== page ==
On Monday, June 27th, at about 17:03, upon the completion of the Leaving Certificate Latin Exam, a quiet will descend upon St. Conleth’s College which has not been ‘heard’ for about five years and ten months: for Oisín Power will have left the building. (And, no, we don’t whip out the future perfect tense just for anybody!). Yes, it has been a long, garrulous reign for the uncrowned king of diatribe, insinuation, invective, contradiction, conspiracy, sedition and the Dead Sea Scrolls.
Each Thursday, we personally endured no less than six class periods with Oberstleutnant Power and though we shortened our life span considerably, due to the pressure applied to our brain, heart and spleen, we also learned a lot and enjoyed the barracking barrage of biblio-babble immensely. Do we need to know the religions of every US President’s Vice President’s wife? Or that a Bulgarian vagabond princeling has a legitimate claim to the title of Roman Emperor? (Or is he Finnish?) Maybe not. But maybe the plight of the Auslandsdeutsche after WWII is worth the occasional tangential discussion, or, perhaps, the underreported flouting of Geneva on the Ukrainian side in the current conflict or, god forbid, a reappraisal of Reagan’s blue collar Democrat mass conversion.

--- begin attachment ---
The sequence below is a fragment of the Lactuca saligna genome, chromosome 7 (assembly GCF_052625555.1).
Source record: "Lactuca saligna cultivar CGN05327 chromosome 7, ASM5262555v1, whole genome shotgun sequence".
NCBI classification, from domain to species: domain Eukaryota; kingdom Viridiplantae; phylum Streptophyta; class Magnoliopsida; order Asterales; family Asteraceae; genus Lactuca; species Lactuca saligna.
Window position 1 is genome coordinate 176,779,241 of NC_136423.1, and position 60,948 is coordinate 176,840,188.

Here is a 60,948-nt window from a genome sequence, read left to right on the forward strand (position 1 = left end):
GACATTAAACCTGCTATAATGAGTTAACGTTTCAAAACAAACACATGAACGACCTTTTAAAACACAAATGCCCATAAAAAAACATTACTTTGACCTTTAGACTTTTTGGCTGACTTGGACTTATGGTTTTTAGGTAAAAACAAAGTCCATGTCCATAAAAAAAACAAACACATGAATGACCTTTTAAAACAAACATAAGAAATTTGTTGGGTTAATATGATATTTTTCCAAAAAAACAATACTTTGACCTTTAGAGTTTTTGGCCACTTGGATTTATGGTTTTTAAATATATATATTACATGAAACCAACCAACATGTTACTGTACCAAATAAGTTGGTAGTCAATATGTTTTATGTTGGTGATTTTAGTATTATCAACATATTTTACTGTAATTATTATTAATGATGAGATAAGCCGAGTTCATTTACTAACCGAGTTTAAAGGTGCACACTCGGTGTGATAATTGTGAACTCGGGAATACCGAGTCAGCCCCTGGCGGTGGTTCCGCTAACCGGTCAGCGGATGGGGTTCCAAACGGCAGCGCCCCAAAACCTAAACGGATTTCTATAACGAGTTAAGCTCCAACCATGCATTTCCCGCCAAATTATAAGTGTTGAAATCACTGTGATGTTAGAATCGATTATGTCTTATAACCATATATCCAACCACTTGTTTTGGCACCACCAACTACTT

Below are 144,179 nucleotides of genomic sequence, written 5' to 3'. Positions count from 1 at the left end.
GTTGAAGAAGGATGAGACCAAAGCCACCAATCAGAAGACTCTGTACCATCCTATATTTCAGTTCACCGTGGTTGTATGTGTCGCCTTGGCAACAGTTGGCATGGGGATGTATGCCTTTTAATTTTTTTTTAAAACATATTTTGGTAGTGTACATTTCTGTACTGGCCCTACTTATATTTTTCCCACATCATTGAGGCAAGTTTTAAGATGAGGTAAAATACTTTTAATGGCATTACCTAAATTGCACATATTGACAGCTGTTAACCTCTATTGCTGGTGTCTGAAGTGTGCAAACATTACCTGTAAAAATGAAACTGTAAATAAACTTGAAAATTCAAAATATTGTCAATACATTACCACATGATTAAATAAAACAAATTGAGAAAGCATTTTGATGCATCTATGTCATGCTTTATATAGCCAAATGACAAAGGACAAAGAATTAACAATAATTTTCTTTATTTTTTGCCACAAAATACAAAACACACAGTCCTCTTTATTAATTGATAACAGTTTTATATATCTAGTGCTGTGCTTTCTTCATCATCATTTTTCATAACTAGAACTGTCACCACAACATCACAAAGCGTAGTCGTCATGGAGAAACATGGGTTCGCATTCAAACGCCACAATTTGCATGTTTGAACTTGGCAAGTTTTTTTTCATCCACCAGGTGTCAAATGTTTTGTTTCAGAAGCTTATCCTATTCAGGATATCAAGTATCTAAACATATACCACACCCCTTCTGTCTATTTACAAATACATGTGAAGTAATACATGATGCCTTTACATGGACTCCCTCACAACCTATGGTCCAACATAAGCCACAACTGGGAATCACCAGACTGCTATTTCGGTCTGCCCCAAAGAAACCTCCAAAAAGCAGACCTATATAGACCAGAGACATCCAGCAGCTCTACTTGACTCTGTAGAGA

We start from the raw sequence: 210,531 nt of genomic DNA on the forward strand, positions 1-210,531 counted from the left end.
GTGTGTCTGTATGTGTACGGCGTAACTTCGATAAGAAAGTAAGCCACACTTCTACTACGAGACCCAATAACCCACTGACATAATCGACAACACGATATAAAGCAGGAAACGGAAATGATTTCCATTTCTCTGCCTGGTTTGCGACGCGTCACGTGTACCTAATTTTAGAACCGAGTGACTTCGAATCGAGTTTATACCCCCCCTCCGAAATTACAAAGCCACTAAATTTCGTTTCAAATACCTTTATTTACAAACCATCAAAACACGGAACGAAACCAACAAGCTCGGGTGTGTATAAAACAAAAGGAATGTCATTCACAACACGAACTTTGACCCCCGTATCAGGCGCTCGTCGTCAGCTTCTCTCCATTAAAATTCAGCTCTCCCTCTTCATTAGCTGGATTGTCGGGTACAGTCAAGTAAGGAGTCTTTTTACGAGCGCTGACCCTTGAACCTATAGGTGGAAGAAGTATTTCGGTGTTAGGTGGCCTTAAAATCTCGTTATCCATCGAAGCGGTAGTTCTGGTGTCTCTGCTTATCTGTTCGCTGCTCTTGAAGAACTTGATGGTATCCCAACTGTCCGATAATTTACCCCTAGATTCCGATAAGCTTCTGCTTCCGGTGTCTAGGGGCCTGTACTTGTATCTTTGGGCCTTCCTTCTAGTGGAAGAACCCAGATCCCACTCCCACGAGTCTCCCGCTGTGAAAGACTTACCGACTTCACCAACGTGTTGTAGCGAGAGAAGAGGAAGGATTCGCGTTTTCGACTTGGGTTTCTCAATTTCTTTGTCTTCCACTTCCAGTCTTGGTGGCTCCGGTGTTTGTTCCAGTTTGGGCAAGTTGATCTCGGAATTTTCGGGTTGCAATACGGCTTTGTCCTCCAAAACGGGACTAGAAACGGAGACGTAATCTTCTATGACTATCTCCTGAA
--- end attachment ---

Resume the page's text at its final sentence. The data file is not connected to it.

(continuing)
These were the kind of conversations intitiated in class and the hallways and in hyperspace by Oisín over the years; often aided, abetted, moderated or contradicted by step soul-brother Evan. Perhaps not many LC points were secured for them en route, but certainly our knowledge was deepened and persepctive altered, and perhaps theirs, too … and it was fun! Well, Oisín’s talent for edgy cultural commentary has also been recognised and lauded outside the walls of No. 28, too, as his alternate history story Failure of the Falklands has been featured on the popular and respected Talkernate History Youtube channel. Hear the hosts’ enthusiastic reception of Oisín’s story above and read it in full here. Oisín will soon be gone from these hallowed halls but we will long savour the lingering echoes of his beneficial bombast, and eagerly await news of his further rhetorical adventures in halls and chatrooms and on street-corners further afield.